Zurich Insurance Group (Zurich) has agreed to sponsor a targeted, sustainable reforestation project in Brazil to convert barren farmland back into native forest that is rich in plant and animal life. The measure reflects the Group’s recognition of the importance of healthy ecosystems in the fight against climate change, as international bodies sound the alarm about the devastating effects of biodiversity loss.
The eight-year project will help to restore Brazil’s Atlantic Forest, the ‘other’ Brazilian rainforest, by planting 1 million carefully selected native trees in collaboration with non-profit Instituto Terra. This is part of the commitment made last year when Zurich became the first insurer to sign the UN Business Ambition for 1.5°C Pledge. Healthy forests based on native species help to avoid ‘green deserts’ or monoculture plantations that cannot support functional ecosystems.
‘Inspire colleagues, customers and communities’
“Tree planting can be a powerful tool for curbing climate change and preserving the variety of animals, plants and ecosystems we have on our planet,” said Alison Martin, Zurich’s CEO Europe, Middle East & Africa and Bank Distribution. “It’s not always about how many trees you plant, but about their quality and ability to support other forms of life. With this project, we are contributing to an aspect of climate change mitigation that is often overlooked: biodiversity.”
“Successful reforestation requires planning, management and engagement. Over the next eight years, we want to inspire colleagues, customers and local communities to further recognize the importance of biodiversity.”
Zurich champions the growing need to address climate change in connection with biodiversity loss; the two are mutually reinforcing each other as numbers of animal and plant species decline faster than ever. Diversity within and between species and ecosystems is key to addressing climate change, long-term food security, as well as preventing future pandemics, according to the 2020 United Nations’ (UN) Global Biodiversity Outlook 5.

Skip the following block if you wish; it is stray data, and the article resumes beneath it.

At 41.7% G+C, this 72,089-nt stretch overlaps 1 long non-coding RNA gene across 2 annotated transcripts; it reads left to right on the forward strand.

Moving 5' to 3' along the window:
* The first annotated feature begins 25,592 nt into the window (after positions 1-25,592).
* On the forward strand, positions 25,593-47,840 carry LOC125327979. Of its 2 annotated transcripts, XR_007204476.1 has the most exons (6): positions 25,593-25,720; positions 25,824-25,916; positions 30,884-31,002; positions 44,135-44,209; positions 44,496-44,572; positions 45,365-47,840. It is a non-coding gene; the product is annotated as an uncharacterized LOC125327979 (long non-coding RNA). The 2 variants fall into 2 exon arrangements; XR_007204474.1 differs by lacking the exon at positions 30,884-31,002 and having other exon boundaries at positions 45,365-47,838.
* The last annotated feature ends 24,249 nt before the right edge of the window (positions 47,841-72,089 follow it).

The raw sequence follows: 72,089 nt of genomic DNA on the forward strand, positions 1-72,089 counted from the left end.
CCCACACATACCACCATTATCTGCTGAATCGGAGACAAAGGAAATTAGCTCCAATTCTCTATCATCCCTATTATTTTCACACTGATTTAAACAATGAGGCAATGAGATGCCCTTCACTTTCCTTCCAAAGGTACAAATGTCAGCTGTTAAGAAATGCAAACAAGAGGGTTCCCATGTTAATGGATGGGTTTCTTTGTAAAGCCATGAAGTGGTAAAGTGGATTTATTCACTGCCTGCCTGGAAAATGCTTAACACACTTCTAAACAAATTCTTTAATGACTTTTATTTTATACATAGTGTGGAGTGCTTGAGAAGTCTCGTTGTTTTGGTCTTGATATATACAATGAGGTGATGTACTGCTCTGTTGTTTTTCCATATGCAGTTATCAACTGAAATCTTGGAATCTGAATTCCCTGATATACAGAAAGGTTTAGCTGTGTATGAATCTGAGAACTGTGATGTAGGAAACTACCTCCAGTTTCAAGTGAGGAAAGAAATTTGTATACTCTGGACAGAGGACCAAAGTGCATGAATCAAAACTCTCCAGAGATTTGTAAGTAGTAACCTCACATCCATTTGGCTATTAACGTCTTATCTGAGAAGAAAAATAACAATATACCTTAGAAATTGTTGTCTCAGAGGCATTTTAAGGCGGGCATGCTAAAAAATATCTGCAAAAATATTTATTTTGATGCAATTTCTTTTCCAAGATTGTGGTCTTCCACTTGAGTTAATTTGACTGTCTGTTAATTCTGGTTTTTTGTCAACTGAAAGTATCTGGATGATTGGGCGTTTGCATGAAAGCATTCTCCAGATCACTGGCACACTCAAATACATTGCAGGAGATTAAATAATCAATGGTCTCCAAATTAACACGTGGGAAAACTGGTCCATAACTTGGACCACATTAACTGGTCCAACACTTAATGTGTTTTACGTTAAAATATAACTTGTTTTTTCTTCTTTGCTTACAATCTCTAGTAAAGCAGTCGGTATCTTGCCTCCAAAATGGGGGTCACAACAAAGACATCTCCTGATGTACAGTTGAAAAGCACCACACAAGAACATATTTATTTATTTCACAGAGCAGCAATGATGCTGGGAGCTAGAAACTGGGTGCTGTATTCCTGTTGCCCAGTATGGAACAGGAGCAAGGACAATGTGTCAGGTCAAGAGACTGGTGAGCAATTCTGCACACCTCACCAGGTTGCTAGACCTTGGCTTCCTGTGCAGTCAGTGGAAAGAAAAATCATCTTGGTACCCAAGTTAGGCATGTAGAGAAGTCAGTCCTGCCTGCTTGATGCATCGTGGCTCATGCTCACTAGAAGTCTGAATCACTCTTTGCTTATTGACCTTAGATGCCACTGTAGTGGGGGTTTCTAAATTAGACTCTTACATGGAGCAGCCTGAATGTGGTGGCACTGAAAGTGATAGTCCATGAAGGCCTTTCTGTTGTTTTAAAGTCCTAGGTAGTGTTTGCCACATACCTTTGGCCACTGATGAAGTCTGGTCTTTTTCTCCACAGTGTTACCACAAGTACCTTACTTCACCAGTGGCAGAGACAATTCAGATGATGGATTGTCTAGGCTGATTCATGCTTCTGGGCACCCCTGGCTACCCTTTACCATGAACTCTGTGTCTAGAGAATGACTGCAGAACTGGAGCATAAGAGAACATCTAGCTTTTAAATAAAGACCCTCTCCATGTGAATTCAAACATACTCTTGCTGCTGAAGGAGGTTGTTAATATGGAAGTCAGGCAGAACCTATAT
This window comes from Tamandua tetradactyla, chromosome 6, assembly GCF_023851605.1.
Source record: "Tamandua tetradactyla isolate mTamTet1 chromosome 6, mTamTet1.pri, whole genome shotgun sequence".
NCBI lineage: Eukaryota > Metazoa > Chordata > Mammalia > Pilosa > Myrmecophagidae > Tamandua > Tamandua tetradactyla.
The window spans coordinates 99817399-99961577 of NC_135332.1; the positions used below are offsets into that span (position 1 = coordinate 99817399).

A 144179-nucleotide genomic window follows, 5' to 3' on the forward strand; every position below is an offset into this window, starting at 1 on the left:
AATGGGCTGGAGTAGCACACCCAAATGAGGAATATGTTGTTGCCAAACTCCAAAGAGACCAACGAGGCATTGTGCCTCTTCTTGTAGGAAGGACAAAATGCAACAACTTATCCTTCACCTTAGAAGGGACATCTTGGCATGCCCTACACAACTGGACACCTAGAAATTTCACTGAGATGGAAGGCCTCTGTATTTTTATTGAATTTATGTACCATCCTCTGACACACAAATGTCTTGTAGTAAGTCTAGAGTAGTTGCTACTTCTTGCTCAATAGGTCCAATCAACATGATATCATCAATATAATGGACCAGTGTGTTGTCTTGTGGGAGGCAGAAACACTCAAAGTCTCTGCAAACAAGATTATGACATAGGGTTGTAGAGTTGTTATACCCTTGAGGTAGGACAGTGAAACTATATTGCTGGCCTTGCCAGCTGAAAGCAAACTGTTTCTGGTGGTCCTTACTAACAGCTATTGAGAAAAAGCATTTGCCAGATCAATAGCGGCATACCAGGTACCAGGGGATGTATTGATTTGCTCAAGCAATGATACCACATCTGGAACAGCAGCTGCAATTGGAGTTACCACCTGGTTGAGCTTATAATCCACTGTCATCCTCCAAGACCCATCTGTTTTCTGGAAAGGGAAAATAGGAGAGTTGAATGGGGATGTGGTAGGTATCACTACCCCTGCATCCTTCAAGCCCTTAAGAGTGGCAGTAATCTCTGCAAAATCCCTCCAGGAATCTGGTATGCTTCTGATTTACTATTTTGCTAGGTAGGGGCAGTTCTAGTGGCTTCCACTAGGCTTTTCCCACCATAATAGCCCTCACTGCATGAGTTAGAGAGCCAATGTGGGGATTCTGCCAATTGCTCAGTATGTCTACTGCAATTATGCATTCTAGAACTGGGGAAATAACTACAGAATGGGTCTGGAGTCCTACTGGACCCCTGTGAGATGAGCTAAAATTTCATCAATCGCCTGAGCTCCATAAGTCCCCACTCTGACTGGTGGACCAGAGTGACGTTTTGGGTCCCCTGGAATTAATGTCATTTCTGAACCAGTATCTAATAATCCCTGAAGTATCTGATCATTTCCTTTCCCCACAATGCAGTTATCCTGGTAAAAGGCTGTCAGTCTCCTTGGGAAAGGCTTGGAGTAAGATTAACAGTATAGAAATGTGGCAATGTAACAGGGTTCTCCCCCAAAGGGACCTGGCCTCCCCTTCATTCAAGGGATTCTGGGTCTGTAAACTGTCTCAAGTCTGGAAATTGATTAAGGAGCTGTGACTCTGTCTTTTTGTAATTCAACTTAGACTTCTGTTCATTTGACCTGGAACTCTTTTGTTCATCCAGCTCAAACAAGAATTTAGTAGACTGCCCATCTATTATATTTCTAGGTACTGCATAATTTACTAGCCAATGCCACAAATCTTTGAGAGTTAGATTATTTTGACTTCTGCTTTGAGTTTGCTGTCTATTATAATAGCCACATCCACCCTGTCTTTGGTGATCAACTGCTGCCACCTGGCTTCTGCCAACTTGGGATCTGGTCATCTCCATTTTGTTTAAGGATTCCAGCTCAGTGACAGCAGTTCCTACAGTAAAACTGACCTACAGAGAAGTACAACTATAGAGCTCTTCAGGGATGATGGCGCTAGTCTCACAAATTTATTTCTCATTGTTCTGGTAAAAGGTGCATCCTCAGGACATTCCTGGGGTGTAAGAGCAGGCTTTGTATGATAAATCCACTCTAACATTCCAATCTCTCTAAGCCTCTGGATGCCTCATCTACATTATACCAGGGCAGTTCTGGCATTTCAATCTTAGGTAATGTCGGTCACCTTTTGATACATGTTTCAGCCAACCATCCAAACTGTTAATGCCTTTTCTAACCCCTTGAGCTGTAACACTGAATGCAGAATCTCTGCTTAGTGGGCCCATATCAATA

None of the 20 objectives to preserve this diversity set out by the UN for the period 2010 to 2020 has been met, the same report said. The COVID-19 pandemic has thrown the significance of this into even sharper relief; if ecosystems deteriorate, the natural barriers between humans and potential vectors or reservoirs of disease, for example bats, begin to break down.
The Atlantic Forest initiative will complement Zurich’s long-standing cooperation with conservation project Rimba Raya in Indonesia and strengthen Zurich’s engagement in ecological conservation in some of the hardest hit areas of deforestation globally.
Self-sustaining subtropical forest
The trees will be planted over the next eight years to recreate a self-sustaining subtropical forest on land in Minas Gerais province that was cleared for cattle farming in the 20th century. Just 7 percent of Brazil’s original Atlantic Forest remains. Zurich’s contribution to the reforestation project will put 80 to 120 different species of tree on 700 hectares of land (equivalent to >850 soccer fields), gradually increasing the forest’s biodiversity and capturing carbon from the atmosphere.
The project was started in 1998 by Instituto Terra, a private, non-profit organization founded by the internationally renowned and award-winning photographer, Sebastião Salgado, and his wife Lélia.
A tree for each employee
A tree will be planted for each of Zurich’s 55,000 employees, with the remainder available to customers through offers to plant trees when they purchase insurance policies.
Zurich has halved CO₂ emissions per employee since 2007 and continues to improve operational efficiency and to increase the percentage of renewable energy purchased. The Group’s remaining emissions are offset with resilience-enhancing carbon credits at the REDD+ certified Rimba Raya Biodiversity Reserve in Borneo, Indonesia. As a result, Zurich has been operating as a carbon neutral business since 2014.